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Smart Materials

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2002 Annual Conference


Montreal, Canada

Publication Date

June 16, 2002

Start Date

June 16, 2002

End Date

June 19, 2002



Conference Session

Lab Experiments in Materials Science

Page Count


Page Numbers

7.1004.1 - 7.1004.3



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John Marshall

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NOTE: The first page of text has been automatically extracted and included below in lieu of an abstract

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Session 3264

Smart Materials

John A. Marshall, PHD University of Southern Maine

Smart Materials represent a relative new branch of material science that is comprised of materials that respond with a change in shape or state upon application of externally supplied driving forces. These materials often carry titles as Intelligent Materials, Active Materials, or Adaptive Materials.

Many of these materials, such as shape memory alloys, develop enough usable force during their shape change to power small linear actuators and motors. Conversely, some of these materials can also be used as sensors where a strain applied on the material is transformed into a signal that allows computation of the strain levels in the system.

Rather than exhibiting a shape change, other smart materials demonstrate unique properties such as change of state. Electro- and magneto-rheological fluids, for example, can change viscosity over many orders of magnitude upon application of an external magnetic or electric field. This change of state has the potential to revolutionize the control aspects and responsiveness of hydraulic power transmission.

The purpose of this presentation will be to provide a method of classification for these smart materials, and to also provide an update on recent and new applications. In addition, a smart materials (magneto-rheological fluid) will be demonstrated in the context of experiments suitable for classroom instruction. Perquisite knowledge in the form of elementary power transmission concepts would be helpful but not required, and this activity is suitable for any level participant.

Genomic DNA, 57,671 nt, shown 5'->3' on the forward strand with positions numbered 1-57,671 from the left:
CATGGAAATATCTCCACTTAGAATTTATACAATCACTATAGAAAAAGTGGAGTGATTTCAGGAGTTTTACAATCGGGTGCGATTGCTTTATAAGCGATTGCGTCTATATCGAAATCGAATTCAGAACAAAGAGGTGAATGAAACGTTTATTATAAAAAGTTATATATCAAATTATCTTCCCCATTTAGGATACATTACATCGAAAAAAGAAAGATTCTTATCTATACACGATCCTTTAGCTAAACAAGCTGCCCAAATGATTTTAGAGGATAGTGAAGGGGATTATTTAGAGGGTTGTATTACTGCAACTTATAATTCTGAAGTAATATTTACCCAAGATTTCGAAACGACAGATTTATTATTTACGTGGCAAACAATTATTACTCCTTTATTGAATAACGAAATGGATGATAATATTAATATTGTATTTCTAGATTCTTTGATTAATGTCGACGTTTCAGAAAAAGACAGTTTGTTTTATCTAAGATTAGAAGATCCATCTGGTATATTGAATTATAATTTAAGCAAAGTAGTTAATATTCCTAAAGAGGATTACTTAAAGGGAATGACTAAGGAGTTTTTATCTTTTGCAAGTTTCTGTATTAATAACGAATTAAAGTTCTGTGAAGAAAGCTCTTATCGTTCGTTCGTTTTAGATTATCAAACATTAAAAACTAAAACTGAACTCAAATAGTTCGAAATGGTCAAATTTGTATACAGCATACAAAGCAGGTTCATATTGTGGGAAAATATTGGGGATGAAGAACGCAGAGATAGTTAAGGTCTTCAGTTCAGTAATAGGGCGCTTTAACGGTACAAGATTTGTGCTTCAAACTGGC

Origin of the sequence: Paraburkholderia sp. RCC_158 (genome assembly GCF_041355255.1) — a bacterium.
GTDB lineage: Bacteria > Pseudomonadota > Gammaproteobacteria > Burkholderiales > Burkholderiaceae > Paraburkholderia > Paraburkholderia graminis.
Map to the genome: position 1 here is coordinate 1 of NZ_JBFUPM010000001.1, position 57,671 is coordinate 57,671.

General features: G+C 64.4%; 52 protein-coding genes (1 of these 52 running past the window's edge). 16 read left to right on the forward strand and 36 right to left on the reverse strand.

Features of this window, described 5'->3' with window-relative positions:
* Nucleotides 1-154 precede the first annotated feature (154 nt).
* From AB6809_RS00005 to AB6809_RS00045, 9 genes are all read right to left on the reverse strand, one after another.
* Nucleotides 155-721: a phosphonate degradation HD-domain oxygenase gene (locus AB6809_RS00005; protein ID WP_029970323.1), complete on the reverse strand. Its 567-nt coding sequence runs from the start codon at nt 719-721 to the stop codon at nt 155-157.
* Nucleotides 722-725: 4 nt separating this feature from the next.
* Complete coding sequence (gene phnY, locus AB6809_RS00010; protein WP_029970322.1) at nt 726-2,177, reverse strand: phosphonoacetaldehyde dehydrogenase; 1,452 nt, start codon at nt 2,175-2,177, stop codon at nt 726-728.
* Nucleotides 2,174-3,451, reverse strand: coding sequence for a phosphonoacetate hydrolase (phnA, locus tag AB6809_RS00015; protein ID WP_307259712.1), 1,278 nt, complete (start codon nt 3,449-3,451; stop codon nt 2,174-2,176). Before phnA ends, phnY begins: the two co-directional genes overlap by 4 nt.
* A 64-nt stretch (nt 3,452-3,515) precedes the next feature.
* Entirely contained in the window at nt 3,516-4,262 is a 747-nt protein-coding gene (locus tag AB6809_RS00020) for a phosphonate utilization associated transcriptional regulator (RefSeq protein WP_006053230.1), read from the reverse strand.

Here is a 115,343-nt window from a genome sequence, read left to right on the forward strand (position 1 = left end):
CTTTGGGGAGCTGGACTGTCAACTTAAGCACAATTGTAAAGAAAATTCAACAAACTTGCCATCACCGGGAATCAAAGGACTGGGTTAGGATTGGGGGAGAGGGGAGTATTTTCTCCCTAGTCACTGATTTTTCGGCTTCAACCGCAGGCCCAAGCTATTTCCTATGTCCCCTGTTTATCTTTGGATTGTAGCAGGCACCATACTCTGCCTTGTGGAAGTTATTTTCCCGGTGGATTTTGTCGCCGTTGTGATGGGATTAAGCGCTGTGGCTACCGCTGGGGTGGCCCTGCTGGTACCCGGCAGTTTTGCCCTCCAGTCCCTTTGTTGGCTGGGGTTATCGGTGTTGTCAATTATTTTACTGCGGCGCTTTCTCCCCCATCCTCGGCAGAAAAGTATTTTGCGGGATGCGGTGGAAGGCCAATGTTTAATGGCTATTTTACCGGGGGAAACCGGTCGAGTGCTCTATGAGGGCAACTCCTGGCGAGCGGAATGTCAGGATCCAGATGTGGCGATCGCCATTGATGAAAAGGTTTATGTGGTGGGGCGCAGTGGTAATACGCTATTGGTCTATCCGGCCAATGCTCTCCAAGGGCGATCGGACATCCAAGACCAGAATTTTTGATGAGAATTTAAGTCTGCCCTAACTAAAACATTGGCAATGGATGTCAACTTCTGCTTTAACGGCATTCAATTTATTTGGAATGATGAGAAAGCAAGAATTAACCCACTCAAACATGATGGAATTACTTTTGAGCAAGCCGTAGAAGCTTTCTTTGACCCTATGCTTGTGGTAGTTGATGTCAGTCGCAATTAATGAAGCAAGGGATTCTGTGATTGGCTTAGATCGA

Magneto-rheological fluid is a smart material that changes its flow characteristics when subjected to an electrical field. Response, which takes only milliseconds, is in the form of a progressive gelling that is proportional to field strength. With no field present, the fluid flows as freely as hydraulic oil (Korane, 1991).

Magneto-rheological fluids represent a technology that has the potential to widen the performance range of automated electromechanical and electrohydraulic equipment. Research and ongoing developments are refining this active material and experts predict an important future for these smart materials.

“Proceedings of the 2002 American Society for Engineering Education Annual Conference & Exposition Copyright 2002, American Society for Engineering Education

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Marshall, J. (2002, June), Smart Materials Paper presented at 2002 Annual Conference, Montreal, Canada. 10.18260/1-2--10938

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